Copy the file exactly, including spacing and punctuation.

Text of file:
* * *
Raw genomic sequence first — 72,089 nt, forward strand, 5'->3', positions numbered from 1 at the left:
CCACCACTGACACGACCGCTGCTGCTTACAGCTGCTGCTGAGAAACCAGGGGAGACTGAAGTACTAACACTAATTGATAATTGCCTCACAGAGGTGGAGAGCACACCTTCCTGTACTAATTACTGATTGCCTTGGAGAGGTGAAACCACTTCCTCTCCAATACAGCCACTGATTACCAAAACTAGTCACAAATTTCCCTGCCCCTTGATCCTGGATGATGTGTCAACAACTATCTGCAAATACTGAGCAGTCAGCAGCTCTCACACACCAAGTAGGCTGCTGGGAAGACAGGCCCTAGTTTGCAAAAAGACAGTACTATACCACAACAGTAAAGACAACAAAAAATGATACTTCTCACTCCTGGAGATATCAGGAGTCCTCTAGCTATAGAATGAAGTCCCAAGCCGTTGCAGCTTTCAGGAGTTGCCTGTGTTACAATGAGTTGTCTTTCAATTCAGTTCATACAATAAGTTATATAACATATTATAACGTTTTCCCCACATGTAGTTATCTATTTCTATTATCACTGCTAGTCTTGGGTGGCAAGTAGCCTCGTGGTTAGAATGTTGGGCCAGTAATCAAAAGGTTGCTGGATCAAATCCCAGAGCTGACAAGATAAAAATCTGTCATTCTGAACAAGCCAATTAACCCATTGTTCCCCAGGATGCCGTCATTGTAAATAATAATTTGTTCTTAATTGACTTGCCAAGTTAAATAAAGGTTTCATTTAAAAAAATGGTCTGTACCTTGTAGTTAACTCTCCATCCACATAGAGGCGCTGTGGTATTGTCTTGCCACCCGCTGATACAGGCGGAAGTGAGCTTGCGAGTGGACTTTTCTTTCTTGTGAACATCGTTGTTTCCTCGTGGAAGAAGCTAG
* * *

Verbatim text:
Raw genomic sequence first — 72,089 nt, forward strand, 5'->3', positions numbered from 1 at the left:
CCACCACTGACACGACCGCTGCTGCTTACAGCTGCTGCTGAGAAACCAGGGGAGACTGAAGTACTAACACTAATTGATAATTGCCTCACAGAGGTGGAGAGCACACCTTCCTGTACTAATTACTGATTGCCTTGGAGAGGTGAAACCACTTCCTCTCCAATACAGCCACTGATTACCAAAACTAGTCACAAATTTCCCTGCCCCTTGATCCTGGATGATGTGTCAACAACTATCTGCAAATACTGAGCAGTCAGCAGCTCTCACACACCAAGTAGGCTGCTGGGAAGACAGGCCCTAGTTTGCAAAAAGACAGTACTATACCACAACAGTAAAGACAACAAAAAATGATACTTCTCACTCCTGGAGATATCAGGAGTCCTCTAGCTATAGAATGAAGTCCCAAGCCGTTGCAGCTTTCAGGAGTTGCCTGTGTTACAATGAGTTGTCTTTCAATTCAGTTCATACAATAAGTTATATAACATATTATAACGTTTTCCCCACATGTAGTTATCTATTTCTATTATCACTGCTAGTCTTGGGTGGCAAGTAGCCTCGTGGTTAGAATGTTGGGCCAGTAATCAAAAGGTTGCTGGATCAAATCCCAGAGCTGACAAGATAAAAATCTGTCATTCTGAACAAGCCAATTAACCCATTGTTCCCCAGGATGCCGTCATTGTAAATAATAATTTGTTCTTAATTGACTTGCCAAGTTAAATAAAGGTTTCATTTAAAAAAATGGTCTGTACCTTGTAGTTAACTCTCCATCCACATAGAGGCGCTGTGGTATTGTCTTGCCACCCGCTGATACAGGCGGAAGTGAGCTTGCGAGTGGACTTTTCTTTCTTGTGAACATCGTTGTTTCCTCGTGGAAGAAGCTAG